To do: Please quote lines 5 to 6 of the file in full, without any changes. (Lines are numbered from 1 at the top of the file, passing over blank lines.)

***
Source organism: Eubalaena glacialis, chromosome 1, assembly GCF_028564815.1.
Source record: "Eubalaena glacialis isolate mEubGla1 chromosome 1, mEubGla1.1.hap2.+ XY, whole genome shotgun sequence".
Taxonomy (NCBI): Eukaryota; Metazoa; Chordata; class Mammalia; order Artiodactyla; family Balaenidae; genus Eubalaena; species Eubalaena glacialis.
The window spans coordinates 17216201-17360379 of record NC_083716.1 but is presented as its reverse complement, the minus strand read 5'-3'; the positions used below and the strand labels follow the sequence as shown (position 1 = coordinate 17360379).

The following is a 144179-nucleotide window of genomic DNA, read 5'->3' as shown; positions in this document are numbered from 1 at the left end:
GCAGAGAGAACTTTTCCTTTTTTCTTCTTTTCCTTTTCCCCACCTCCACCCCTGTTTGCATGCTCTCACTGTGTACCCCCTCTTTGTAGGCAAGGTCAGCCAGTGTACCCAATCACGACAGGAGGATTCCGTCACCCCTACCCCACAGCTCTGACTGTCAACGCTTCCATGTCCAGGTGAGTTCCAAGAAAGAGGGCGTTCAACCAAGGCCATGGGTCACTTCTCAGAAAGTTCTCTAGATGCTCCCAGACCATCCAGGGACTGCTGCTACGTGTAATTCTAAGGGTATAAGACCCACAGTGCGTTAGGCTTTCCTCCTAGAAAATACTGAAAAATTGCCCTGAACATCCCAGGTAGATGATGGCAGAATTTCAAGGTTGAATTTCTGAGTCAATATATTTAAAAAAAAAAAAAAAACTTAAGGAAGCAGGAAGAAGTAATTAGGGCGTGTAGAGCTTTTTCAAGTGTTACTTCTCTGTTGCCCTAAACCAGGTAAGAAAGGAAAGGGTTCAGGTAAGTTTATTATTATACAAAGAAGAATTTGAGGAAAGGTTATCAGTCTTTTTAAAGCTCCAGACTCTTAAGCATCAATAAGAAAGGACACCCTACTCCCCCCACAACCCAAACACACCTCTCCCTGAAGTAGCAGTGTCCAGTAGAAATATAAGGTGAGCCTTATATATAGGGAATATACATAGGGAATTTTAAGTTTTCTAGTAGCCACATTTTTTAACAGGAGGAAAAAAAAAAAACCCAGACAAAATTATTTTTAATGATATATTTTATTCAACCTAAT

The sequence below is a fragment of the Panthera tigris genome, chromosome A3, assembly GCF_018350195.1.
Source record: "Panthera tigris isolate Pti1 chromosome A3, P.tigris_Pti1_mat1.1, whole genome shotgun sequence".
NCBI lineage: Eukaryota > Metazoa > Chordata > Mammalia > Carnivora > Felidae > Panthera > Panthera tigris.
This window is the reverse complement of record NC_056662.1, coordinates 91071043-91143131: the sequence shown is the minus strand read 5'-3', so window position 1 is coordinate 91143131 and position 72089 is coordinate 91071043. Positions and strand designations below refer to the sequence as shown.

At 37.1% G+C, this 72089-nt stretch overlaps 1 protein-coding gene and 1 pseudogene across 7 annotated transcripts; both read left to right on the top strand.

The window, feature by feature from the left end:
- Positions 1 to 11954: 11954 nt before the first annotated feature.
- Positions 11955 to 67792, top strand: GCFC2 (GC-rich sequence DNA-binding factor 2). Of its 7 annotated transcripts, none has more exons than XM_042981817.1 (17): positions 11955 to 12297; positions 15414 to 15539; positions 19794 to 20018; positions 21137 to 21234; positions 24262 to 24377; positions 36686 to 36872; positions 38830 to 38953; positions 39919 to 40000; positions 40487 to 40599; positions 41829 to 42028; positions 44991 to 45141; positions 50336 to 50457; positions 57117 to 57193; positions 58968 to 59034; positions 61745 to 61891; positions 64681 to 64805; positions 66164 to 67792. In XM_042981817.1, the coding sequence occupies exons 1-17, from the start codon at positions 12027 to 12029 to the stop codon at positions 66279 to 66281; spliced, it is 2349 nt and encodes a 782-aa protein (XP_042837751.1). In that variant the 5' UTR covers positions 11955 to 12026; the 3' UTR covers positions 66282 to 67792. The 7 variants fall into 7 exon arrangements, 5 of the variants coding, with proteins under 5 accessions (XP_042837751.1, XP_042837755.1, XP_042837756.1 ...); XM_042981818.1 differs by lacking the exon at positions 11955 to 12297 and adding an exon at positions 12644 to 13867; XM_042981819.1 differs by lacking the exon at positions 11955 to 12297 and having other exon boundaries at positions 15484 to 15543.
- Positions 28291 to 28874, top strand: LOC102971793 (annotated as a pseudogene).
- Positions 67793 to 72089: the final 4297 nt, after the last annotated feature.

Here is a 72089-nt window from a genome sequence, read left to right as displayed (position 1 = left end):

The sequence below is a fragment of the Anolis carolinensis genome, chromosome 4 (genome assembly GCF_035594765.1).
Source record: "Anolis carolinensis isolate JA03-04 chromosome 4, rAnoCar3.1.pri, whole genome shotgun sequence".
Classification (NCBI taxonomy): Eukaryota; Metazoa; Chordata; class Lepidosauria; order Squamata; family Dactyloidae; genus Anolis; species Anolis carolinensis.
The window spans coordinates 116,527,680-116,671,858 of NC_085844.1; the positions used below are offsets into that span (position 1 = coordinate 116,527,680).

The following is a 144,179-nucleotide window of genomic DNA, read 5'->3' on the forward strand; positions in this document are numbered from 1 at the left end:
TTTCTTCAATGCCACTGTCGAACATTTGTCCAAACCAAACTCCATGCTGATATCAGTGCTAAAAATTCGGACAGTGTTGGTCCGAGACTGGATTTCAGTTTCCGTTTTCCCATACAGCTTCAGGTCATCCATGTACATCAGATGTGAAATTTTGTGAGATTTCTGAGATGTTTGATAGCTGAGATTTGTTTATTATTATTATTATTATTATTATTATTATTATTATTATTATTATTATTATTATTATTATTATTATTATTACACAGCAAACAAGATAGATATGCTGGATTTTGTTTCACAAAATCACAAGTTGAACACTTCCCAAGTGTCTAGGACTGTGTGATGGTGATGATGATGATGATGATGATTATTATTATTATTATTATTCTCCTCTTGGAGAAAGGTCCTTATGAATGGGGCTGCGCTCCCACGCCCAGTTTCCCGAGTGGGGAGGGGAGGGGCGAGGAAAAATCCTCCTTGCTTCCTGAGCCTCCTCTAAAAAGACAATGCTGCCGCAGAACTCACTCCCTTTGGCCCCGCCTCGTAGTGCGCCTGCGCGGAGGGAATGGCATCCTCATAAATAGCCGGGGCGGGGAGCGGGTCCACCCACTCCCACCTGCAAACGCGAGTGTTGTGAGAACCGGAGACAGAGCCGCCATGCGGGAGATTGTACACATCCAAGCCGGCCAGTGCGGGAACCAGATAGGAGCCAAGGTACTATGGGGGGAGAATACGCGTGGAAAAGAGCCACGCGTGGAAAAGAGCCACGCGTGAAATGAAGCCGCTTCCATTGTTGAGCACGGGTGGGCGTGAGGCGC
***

The following is a 144179-nucleotide window of genomic DNA, read 5'->3' as shown; positions in this document are numbered from 1 at the left end:
GCAGAGAGAACTTTTCCTTTTTTCTTCTTTTCCTTTTCCCCACCTCCACCCCTGTTTGCATGCTCTCACTGTGTACCCCCTCTTTGTAGGCAAGGTCAGCCAGTGTACCCAATCACGACAGGAGGATTCCGTCACCCCTACCCCACAGCTCTGACTGTCAACGCTTCCATGTCCAGGTGAGTTCCAAGAAAGAGGGCGTTCAACCAAGGCCATGGGTCACTTCTCAGAAAGTTCTCTAGATGCTCCCAGACCATCCAGGGACTGCTGCTACGTGTAATTCTAAGGGTATAAGACCCACAGTGCGTTAGGCTTTCCTCCTAGAAAATACTGAAAAATTGCCCTGAACATCCCAGGTAGATGATGGCAGAATTTCAAGGTTGAATTTCTGAGTCAATATATTTAAAAAAAAAAAAAAAACTTAAGGAAGCAGGAAGAAGTAATTAGGGCGTGTAGAGCTTTTTCAAGTGTTACTTCTCTGTTGCCCTAAACCAGGTAAGAAAGGAAAGGGTTCAGGTAAGTTTATTATTATACAAAGAAGAATTTGAGGAAAGGTTATCAGTCTTTTTAAAGCTCCAGACTCTTAAGCATCAATAAGAAAGGACACCCTACTCCCCCCACAACCCAAACACACCTCTCCCTGAAGTAGCAGTGTCCAGTAGAAATATAAGGTGAGCCTTATATATAGGGAATATACATAGGGAATTTTAAGTTTTCTAGTAGCCACATTTTTTAACAGGAGGAAAAAAAAAAAACCCAGACAAAATTATTTTTAATGATATATTTTATTCAACCTAAT